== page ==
Alternative title: "How to use lessons of the Sex Pistols to sell records."
"Hype is always better than reality" - Me
In the early nineties, I ran one of the best-selling independent record labels in Japan. It was called "Samson Records." We were based in Shinjuku, Tokyo and I started the label with a guy from Osaka named Suzuki who owned a radio program recording studio named "Sam." Hence the name of the record label, "Samson Records."
"I like your music!" - Me
"Of course you do...." - British artist
"Of course you do...." - British artist
The company was set up so that I would split 1/2 with Suzuki everything we made. He provided the studios and staff and engineers. I would set up the music and branding and marketing... Later I would be given shares in "Sam" on a stock option (an option that I was never able to exercise).
The former president of Tower Records Asia, Keith Cahoon, once told me that Samson was the number one selling Indies label in Japan.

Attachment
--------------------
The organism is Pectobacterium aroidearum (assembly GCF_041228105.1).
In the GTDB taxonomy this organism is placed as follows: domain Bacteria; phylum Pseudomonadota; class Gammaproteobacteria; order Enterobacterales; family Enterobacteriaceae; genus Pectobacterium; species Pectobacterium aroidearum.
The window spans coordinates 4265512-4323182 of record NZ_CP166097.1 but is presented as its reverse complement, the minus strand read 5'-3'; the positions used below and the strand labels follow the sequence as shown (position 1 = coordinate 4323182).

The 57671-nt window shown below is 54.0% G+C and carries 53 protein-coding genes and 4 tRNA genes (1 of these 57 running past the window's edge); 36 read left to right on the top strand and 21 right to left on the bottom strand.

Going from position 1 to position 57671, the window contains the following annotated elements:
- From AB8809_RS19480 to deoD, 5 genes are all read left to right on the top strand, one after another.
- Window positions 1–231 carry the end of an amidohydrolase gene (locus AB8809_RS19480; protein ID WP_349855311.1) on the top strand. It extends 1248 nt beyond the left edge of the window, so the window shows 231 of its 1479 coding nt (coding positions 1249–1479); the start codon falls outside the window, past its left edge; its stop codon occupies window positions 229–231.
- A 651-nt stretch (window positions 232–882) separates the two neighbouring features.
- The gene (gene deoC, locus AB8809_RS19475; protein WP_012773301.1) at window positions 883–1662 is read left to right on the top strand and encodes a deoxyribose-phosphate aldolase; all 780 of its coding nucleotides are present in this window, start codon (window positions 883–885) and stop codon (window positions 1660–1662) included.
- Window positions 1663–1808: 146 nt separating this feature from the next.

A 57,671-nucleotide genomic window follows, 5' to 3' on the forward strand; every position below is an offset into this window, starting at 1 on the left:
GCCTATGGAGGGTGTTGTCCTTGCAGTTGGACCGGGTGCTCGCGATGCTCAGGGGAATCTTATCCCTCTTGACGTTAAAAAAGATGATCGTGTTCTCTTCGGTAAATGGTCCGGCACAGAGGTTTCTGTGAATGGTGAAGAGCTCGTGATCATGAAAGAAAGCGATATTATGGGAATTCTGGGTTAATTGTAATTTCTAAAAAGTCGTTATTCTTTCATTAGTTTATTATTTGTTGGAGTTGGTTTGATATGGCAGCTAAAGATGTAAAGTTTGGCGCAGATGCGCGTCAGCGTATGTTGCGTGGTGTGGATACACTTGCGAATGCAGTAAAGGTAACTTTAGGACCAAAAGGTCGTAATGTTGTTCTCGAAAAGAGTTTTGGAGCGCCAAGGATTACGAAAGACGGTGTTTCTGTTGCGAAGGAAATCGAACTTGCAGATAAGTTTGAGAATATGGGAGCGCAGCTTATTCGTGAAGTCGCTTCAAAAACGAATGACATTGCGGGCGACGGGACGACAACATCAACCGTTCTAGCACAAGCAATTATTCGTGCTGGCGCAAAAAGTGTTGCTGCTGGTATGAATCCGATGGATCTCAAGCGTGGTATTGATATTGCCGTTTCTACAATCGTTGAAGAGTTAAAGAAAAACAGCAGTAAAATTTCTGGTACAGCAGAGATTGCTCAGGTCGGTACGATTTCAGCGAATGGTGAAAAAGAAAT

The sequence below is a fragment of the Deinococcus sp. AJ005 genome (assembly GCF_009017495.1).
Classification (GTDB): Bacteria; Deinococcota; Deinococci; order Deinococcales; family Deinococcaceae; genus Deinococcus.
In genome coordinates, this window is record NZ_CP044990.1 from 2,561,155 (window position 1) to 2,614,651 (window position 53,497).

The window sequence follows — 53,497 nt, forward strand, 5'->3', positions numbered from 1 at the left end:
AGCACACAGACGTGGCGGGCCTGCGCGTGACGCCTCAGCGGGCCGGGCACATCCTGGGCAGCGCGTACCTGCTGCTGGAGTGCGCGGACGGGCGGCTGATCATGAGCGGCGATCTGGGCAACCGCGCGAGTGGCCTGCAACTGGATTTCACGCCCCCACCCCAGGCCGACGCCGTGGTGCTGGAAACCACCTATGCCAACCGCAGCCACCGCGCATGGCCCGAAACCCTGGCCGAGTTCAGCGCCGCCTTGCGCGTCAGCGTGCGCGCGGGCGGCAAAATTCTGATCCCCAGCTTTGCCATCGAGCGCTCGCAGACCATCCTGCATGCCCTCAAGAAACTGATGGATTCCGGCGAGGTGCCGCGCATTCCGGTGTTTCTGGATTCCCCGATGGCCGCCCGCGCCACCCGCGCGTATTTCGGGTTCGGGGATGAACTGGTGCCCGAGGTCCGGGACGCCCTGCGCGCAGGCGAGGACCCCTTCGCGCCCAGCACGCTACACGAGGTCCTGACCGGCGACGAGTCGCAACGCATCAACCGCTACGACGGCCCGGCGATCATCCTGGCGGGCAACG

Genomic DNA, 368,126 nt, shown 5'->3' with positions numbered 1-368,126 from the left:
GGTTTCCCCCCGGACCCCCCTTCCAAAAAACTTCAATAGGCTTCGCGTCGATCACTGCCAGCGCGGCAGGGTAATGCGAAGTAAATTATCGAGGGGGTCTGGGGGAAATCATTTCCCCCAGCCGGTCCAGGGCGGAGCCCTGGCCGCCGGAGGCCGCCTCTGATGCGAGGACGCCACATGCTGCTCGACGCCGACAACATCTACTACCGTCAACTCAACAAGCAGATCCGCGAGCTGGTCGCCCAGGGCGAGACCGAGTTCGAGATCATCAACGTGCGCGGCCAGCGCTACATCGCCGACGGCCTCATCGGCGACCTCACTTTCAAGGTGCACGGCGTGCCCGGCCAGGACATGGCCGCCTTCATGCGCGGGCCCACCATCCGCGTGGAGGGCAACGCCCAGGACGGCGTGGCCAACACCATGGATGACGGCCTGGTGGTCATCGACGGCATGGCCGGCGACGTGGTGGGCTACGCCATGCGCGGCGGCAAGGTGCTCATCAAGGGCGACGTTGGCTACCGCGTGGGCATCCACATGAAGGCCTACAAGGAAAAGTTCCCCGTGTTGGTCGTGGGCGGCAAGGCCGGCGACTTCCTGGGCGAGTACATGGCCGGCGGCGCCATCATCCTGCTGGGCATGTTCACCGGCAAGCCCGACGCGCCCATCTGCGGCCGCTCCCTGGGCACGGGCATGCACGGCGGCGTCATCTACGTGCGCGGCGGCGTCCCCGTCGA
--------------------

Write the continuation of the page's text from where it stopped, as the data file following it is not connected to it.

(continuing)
This is a brief story about how that label began and how I scammed the Japan music industry.
The beginnings of Samson Label:
We wanted to make a cool indies label that had a policy of very stylish and sophisticated music. J-Wave FM radio station in Tokyo was booming and they had a very chic and stylish image. I wanted to sell music that they would air for us (I also had my own late night show on that station).
I was trying to license music from Europe (mostly France) but was having lots of trouble with conceited artists (what's new?) who wanted huge advances (like $25,000 ~ $50,000)... We didn't have any money to pay advances like that!
It was funny dealing with artists from around the world. If you were interested in music from an American artist and inquired with them, they'd normally say, "OK. Let's have our lawyers get in contact with each other."
If you were interested in music from a Canadian or Australian artist, they'd normally say, "Great! We'll even pay for our own airfare to come play in Japan!"
If you told a European - or especially a British artist - that you liked their music, they'd take a drag on their cigarette and in a very aloof manner say, "Of course you do."